Being pregnant is bittersweet. I cannot wait to hold this baby and often wish I could fast forward to it being safely in my arms. I am terrified. But this baby is wanted. This baby is wanted to be healthy. This baby is wanted to be alive.

And while we are on it, "thinking positive thoughts," doesn't save lives. Don't tell me to "be positive" for the baby growing inside me. I had NOTHING but good intentions and thoughts about my daughter and it didn't save her. While I held Eleanor in my arms as she died, I thought positive, healing thoughts and she still didn't make it. Some may think there is a reason for everything, but I am still trying to figure that out. So, please spare me your explanation of why I had to watch my daughter die. You insult me and dishonor my daughter by trying to explain something so horrific away. I may not share your belief system...please keep that in mind. I can respect you as long as you respect me.

Calming down now...

Yes, new hope has been brought into our lives with this pregnancy. Yes, we are thankful for our son and all of our babies no matter how short their time was. Yes, life goes on. YAnd yes, the time to walk on egg shells has passed. But, if you have not experienced the death of a child, please think before you speak, and don't assume anything about how me or my family is processing what has happened. You can have no idea what we are going through...and each one of us is different. Please try to be compassionate and continue to be patient with us. Thank you to our loving friends and families who have and never would say the above to us. Sorry for the outburst. 

A Mother's Day in Mourning

First, if you follow my blog I have to report that my husband's result for Cystic Fibrosis came back negative! We are beyond excited. This is one less thing I will be worrying about during my pregnancy. Now...on to the post.

Is it appropriate to wear all black on Mother's Day?

Mother's Day. Oy! Last year I mourned Eleanor. My son is my world and I am crazy about him, and of course I am thankful for him. I know I am a good mother. And a lot of my guilt comes from not being outwardly happier about his health and mere existence, which I most certainly am. But I thought it was going to be different; my two children playing. Thankfully I travelled for work that Sunday and was preoccupied. My husband made breakfast and had my son color a card. It was very sweet. I cried of course; partially out of joy and partially out of grief. I may be travelling again this year for work and actually think it will be better than staying home. I just can bare to think about it.

I also thought this year would be different because I expected to be pregnant...which I am. But I just add two more children to the list of those to mourn. I am beyond happy to be expecting and am 15.2 weeks today. I am terrified, yet hopeful. I haven't connected to the baby yet out of fear since we lost its twin at 9 weeks. (I'm hoping I will soon, but I am just so scared that something will happen or the baby will be sick. The 31st of May CANNOT come soon enough! That is when our ultrasound with the Maternal Fetal Medicine Specialist occurs.) I don't know if holidays, especially family-centered ones, will ever be the same for me.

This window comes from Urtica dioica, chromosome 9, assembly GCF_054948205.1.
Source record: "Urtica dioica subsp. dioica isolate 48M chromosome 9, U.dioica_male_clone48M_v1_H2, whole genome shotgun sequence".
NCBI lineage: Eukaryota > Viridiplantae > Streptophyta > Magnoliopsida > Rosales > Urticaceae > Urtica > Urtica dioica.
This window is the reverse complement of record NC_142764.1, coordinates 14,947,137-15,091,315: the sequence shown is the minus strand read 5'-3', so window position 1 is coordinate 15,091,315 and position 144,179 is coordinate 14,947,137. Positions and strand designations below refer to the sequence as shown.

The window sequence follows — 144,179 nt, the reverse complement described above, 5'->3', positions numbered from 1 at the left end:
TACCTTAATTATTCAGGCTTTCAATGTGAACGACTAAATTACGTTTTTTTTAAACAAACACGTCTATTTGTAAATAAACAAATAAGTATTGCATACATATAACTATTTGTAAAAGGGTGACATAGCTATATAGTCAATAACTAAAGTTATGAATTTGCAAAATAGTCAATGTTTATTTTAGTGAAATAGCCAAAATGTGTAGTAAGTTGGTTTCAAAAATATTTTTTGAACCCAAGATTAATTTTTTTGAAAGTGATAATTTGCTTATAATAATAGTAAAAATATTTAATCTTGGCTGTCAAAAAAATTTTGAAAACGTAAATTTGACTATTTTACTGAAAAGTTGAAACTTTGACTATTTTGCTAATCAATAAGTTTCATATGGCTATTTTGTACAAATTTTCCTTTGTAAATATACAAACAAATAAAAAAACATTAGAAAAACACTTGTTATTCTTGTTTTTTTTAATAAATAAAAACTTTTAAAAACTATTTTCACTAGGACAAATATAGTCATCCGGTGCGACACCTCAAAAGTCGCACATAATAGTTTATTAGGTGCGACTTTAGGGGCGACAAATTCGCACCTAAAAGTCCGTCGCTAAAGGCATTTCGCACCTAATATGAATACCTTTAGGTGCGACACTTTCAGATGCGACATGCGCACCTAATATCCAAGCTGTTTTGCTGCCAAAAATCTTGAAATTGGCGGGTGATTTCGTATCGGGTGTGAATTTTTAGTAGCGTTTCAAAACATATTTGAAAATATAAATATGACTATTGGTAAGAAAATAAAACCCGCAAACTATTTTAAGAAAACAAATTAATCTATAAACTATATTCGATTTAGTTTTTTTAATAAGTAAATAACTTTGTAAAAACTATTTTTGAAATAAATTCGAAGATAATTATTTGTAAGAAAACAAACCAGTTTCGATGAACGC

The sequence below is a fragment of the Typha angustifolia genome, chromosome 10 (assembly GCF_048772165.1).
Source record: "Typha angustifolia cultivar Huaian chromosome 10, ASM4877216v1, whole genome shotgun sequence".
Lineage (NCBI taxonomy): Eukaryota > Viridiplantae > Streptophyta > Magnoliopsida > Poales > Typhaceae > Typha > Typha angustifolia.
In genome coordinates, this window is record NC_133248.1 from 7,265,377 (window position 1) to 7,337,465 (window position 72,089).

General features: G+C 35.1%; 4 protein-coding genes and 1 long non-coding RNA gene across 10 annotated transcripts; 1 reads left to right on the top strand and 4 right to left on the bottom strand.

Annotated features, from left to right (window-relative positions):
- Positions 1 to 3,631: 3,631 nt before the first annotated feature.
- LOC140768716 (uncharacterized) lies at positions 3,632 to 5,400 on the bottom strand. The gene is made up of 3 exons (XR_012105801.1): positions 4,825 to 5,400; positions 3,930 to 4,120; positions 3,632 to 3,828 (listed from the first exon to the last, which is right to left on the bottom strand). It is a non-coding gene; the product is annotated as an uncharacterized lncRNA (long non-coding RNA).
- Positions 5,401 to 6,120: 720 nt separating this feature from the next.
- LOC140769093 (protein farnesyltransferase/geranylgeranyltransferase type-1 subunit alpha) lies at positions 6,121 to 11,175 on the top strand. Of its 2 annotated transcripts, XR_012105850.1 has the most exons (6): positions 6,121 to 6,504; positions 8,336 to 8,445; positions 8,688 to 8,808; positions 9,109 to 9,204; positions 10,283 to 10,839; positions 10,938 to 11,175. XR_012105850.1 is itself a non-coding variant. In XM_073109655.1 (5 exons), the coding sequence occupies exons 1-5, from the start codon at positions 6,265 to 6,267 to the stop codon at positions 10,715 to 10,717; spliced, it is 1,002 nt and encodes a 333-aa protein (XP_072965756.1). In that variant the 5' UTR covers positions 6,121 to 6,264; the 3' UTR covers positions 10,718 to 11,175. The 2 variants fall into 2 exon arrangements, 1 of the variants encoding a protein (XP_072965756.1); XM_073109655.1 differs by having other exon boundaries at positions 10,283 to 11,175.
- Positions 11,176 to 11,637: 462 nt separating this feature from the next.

This doesn't seem to be getting any less painful. Tears stream down my face as I type this. Sorry this post is incoherent. One of those days. I just needed to get something, anything out. I have been crying every day for a week now. Hormones? Fear? Grief? Other mother's who have lost know this feeling well; that irrational day when nothing makes sense and everything reminds you of what has been lost. You ramble on and on until exhaustion sets in and you can no longer process anything. It's only 10 am. It's going to be a loooong day.

Tuesday, April 19, 2011


I wish I was still blissfully ignorant to this pain. I wish I never had to meet another person who experienced(s) the loss of an infant (or child). I know that is naive and unnatural. Death is a part of life. I am not scared to die...when it is my time. Watching a friend experience the death of a parent or grandparent is hard. I empathize with them and wish they weren't in pain. I'm sad for the loss of a person who impacted the lives of others positively. And it doesn't make it easier that the person was older. But it is supposed to be natural to lose them before your children. Nature has failed me.

"That would never happen to me." I thought that. It's a cliche, but I honestly did. When a friend unexpectedly and completely unfairly lost her almost two year old, I thought it. I was 39 weeks pregnant with my son when we attended the funeral. The pain was indescribable. The mood in the room was a mixture of shock, grief and love. I hurt for my friend and struggled to find the right words or actions to comfort her. I left the service in tears, hugging my belly...thankful it wasn't me. I'm sure friends and family felt the same way January 15 when we notified them that Ellie had died the prior evening. I don't blame them. I hope they hugged their children a little harder that day and continue to look at them with utter amazement and humbleness. And that is ok. I really am glad Ellie could touch the lives of others, although I would rather her be here with me now.

I want to go back to a time when worry about gaining 30 pounds during pregnancy, maternity leave or saving for college were my major concerns. Of course I worried about my son's health and still do. All new parents obsess over bodily fluids and sleep (theirs AND the baby's)! But I couldn't even fathom him dying. It was an impossible outcome; something that happened to other people.